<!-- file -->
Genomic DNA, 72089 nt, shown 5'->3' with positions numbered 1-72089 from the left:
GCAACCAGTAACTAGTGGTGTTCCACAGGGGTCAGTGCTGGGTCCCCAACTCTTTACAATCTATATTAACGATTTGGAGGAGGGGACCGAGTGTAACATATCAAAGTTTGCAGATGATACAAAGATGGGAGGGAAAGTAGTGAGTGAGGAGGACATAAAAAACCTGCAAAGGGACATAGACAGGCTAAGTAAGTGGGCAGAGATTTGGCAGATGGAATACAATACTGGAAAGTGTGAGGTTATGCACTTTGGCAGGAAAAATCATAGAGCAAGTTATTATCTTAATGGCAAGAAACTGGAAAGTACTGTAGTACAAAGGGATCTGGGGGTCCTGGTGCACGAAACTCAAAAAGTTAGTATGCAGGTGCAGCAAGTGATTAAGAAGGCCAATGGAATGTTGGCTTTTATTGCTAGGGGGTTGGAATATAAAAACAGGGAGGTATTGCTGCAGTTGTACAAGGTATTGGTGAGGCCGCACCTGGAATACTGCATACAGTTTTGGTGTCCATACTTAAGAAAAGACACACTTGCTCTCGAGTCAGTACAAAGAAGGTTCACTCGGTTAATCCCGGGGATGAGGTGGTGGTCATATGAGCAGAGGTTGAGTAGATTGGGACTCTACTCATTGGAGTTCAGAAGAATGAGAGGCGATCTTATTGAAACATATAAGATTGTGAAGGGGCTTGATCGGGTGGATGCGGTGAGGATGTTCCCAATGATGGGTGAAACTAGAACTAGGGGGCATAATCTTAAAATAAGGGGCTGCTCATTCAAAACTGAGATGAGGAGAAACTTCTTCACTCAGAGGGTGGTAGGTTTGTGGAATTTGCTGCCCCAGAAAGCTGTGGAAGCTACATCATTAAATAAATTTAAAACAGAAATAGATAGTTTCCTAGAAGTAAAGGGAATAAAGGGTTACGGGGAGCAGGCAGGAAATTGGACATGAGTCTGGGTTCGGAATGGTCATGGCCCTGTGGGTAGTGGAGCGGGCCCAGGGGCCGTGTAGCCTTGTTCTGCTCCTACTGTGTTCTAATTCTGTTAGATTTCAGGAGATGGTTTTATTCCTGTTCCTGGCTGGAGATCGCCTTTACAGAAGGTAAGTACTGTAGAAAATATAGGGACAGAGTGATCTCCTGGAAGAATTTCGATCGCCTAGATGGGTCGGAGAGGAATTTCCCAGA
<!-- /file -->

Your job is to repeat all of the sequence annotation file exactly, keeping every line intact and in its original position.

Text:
Genomic DNA, 72089 nt, shown 5'->3' with positions numbered 1-72089 from the left:
GCAACCAGTAACTAGTGGTGTTCCACAGGGGTCAGTGCTGGGTCCCCAACTCTTTACAATCTATATTAACGATTTGGAGGAGGGGACCGAGTGTAACATATCAAAGTTTGCAGATGATACAAAGATGGGAGGGAAAGTAGTGAGTGAGGAGGACATAAAAAACCTGCAAAGGGACATAGACAGGCTAAGTAAGTGGGCAGAGATTTGGCAGATGGAATACAATACTGGAAAGTGTGAGGTTATGCACTTTGGCAGGAAAAATCATAGAGCAAGTTATTATCTTAATGGCAAGAAACTGGAAAGTACTGTAGTACAAAGGGATCTGGGGGTCCTGGTGCACGAAACTCAAAAAGTTAGTATGCAGGTGCAGCAAGTGATTAAGAAGGCCAATGGAATGTTGGCTTTTATTGCTAGGGGGTTGGAATATAAAAACAGGGAGGTATTGCTGCAGTTGTACAAGGTATTGGTGAGGCCGCACCTGGAATACTGCATACAGTTTTGGTGTCCATACTTAAGAAAAGACACACTTGCTCTCGAGTCAGTACAAAGAAGGTTCACTCGGTTAATCCCGGGGATGAGGTGGTGGTCATATGAGCAGAGGTTGAGTAGATTGGGACTCTACTCATTGGAGTTCAGAAGAATGAGAGGCGATCTTATTGAAACATATAAGATTGTGAAGGGGCTTGATCGGGTGGATGCGGTGAGGATGTTCCCAATGATGGGTGAAACTAGAACTAGGGGGCATAATCTTAAAATAAGGGGCTGCTCATTCAAAACTGAGATGAGGAGAAACTTCTTCACTCAGAGGGTGGTAGGTTTGTGGAATTTGCTGCCCCAGAAAGCTGTGGAAGCTACATCATTAAATAAATTTAAAACAGAAATAGATAGTTTCCTAGAAGTAAAGGGAATAAAGGGTTACGGGGAGCAGGCAGGAAATTGGACATGAGTCTGGGTTCGGAATGGTCATGGCCCTGTGGGTAGTGGAGCGGGCCCAGGGGCCGTGTAGCCTTGTTCTGCTCCTACTGTGTTCTAATTCTGTTAGATTTCAGGAGATGGTTTTATTCCTGTTCCTGGCTGGAGATCGCCTTTACAGAAGGTAAGTACTGTAGAAAATATAGGGACAGAGTGATCTCCTGGAAGAATTTCGATCGCCTAGATGGGTCGGAGAGGAATTTCCCAGA